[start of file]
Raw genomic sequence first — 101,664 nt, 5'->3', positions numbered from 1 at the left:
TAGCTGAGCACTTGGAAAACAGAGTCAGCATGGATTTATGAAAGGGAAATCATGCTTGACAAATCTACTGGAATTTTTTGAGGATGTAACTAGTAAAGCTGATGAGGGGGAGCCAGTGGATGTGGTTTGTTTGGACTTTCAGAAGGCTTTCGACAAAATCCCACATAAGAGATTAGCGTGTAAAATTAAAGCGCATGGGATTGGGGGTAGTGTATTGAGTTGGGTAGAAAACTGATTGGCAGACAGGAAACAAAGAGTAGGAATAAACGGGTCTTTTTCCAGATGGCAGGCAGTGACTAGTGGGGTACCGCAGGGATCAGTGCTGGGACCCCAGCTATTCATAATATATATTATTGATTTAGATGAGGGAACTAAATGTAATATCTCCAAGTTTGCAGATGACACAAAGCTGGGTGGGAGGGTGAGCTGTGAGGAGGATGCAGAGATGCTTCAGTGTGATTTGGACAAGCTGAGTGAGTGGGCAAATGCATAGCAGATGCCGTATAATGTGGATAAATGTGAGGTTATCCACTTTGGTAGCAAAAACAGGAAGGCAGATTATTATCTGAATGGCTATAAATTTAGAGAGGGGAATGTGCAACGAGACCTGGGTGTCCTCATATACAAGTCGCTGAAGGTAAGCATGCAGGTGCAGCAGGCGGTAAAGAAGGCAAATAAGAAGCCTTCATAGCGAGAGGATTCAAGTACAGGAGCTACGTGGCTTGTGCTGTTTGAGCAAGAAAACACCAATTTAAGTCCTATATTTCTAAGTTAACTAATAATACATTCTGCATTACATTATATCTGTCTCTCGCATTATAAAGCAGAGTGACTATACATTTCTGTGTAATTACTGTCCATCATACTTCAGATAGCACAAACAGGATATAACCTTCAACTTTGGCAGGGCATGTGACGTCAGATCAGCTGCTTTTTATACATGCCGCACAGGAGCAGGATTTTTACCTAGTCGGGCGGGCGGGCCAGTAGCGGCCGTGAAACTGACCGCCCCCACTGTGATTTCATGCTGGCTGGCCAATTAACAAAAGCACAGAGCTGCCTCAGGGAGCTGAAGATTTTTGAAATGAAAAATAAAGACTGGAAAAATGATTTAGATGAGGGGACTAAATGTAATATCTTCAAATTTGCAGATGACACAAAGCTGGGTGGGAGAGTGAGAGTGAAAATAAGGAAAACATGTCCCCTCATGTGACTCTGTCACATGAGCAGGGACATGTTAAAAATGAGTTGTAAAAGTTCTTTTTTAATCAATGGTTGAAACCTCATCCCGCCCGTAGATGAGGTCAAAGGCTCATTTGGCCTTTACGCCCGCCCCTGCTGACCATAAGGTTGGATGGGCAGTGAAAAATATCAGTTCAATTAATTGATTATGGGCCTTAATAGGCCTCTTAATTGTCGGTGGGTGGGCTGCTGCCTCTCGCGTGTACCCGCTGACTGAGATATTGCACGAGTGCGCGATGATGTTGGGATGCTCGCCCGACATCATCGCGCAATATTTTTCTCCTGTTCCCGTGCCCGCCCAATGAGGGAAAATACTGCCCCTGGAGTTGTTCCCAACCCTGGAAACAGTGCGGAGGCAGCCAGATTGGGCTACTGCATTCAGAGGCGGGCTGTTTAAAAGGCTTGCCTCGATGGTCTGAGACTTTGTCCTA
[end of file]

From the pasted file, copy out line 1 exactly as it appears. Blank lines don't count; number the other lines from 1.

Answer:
Raw genomic sequence first — 101,664 nt, 5'->3', positions numbered from 1 at the left: